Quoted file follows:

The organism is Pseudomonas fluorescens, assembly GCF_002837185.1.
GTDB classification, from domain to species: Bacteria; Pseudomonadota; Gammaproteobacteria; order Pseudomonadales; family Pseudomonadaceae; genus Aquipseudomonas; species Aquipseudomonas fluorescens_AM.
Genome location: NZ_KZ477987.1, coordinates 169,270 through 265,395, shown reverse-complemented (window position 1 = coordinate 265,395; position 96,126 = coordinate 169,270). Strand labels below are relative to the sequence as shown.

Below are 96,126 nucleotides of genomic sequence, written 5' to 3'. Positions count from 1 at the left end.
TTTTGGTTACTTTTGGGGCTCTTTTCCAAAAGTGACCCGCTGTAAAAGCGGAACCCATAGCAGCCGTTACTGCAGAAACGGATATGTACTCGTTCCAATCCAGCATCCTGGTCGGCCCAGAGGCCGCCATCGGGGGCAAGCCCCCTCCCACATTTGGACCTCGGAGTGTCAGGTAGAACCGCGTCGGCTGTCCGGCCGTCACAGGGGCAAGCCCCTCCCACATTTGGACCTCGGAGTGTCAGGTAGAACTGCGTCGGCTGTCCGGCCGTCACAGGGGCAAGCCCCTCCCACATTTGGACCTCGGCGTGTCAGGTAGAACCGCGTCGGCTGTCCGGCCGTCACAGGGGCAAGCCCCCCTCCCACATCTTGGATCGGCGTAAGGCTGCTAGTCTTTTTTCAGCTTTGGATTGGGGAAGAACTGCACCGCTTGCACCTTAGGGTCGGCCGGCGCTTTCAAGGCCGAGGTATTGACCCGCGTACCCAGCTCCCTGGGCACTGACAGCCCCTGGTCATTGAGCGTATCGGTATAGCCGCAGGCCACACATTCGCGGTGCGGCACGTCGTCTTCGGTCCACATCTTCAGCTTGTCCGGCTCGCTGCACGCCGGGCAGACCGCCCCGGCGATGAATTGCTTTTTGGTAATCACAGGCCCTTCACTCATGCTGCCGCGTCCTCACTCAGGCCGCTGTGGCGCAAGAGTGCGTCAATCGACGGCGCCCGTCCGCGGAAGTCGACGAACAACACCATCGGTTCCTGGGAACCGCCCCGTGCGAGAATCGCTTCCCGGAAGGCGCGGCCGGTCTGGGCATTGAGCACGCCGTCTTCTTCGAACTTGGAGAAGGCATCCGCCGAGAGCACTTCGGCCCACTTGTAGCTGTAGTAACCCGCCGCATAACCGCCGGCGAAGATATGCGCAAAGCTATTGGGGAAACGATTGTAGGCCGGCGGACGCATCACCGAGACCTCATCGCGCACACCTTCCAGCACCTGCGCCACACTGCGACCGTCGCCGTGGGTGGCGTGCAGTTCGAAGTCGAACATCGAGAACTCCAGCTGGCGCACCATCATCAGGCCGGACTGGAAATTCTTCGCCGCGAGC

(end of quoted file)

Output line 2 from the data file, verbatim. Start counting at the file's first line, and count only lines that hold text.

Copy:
GTDB classification, from domain to species: Bacteria; Pseudomonadota; Gammaproteobacteria; order Pseudomonadales; family Pseudomonadaceae; genus Aquipseudomonas; species Aquipseudomonas fluorescens_AM.